Dr. Mengly also requested more local inspections and authorization to follow up with the use of medicines, checking services and treatments in health centers.
San Chey focused more on infrastructure of health centers, to guarantee clean water, enough electricty, medical equipment, and other safety systems.
San Chey, the executive director of the Affiliated Network for Social Accountability, said it declined by $1.8 million, or 2 percent, compared to 2022. Photo: San Chey
Another resolution is to locate a health center, the commune/district service provision and police station next to each other.
“In addition, we’d like to see the national budget allocated to get to the health center to become a place with adequate facilities and medical professionals, gaining the patients’ trust on service provision,” he said.
In mid 2019, the government established a policy of cash transfer for pregnant women and children under two. The Minister of Social Affairs, Veterans and Youth Rehabilitation Vorng Sauth said on Feb. 8 that the program has provided for around 250,000 women and children, at a cost of $17 million, from 2019 to 2022.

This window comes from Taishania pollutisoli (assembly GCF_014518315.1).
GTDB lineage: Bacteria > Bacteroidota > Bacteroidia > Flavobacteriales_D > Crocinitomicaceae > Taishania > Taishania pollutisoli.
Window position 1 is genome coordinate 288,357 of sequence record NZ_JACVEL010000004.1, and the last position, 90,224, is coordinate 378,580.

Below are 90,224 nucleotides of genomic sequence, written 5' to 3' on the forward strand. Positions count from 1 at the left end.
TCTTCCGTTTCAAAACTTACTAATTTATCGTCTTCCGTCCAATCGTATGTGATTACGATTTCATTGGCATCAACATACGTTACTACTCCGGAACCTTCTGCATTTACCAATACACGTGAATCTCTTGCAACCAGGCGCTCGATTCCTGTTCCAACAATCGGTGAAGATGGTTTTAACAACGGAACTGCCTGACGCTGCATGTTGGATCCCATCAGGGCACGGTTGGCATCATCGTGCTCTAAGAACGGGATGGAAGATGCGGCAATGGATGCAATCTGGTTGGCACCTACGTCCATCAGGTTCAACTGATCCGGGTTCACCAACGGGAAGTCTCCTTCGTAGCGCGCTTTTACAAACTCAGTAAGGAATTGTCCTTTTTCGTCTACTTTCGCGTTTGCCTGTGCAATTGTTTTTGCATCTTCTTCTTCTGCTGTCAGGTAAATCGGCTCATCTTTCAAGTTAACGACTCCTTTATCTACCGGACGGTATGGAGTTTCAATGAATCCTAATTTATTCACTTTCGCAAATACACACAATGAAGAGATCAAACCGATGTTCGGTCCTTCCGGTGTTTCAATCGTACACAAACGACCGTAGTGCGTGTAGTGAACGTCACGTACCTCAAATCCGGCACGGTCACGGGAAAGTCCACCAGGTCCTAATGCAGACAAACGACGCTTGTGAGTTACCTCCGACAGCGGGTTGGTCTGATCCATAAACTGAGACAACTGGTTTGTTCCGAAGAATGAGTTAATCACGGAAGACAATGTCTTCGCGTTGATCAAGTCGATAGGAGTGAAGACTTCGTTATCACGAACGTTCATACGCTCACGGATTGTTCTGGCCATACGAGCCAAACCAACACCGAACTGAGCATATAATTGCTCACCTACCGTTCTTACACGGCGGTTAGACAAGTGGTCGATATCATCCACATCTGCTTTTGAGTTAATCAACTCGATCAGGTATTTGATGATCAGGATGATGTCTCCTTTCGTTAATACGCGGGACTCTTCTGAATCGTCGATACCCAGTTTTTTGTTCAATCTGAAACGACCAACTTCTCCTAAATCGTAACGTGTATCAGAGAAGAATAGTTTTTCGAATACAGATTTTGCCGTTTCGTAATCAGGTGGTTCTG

The 2022 annual report of the Siem Reap Provincial Administration showed that the cash support in communes on pregnant women and children under two was around $420,000.
Although to improve local people’s welfare, the policy has not responded to many of them yet. What people want more is quality health services that meet their daily needs.
A report on the ISAF M&E Database System showed that only 30%, out of 228 pregnant women in the three communes gave birth at Svay Leu Health Center in 2022.
The figure also showed that local people, especially pregnant women, do not have trust in health centers yet, as people from average families would go to private hospitals while the poor would prefer the Jayavarman VII Hospital with enough equipment and experts.
According to the summary report of the Kantha Bopha Hospital in 2022, more than 20,000 pregnant women delivered babies at the hospital.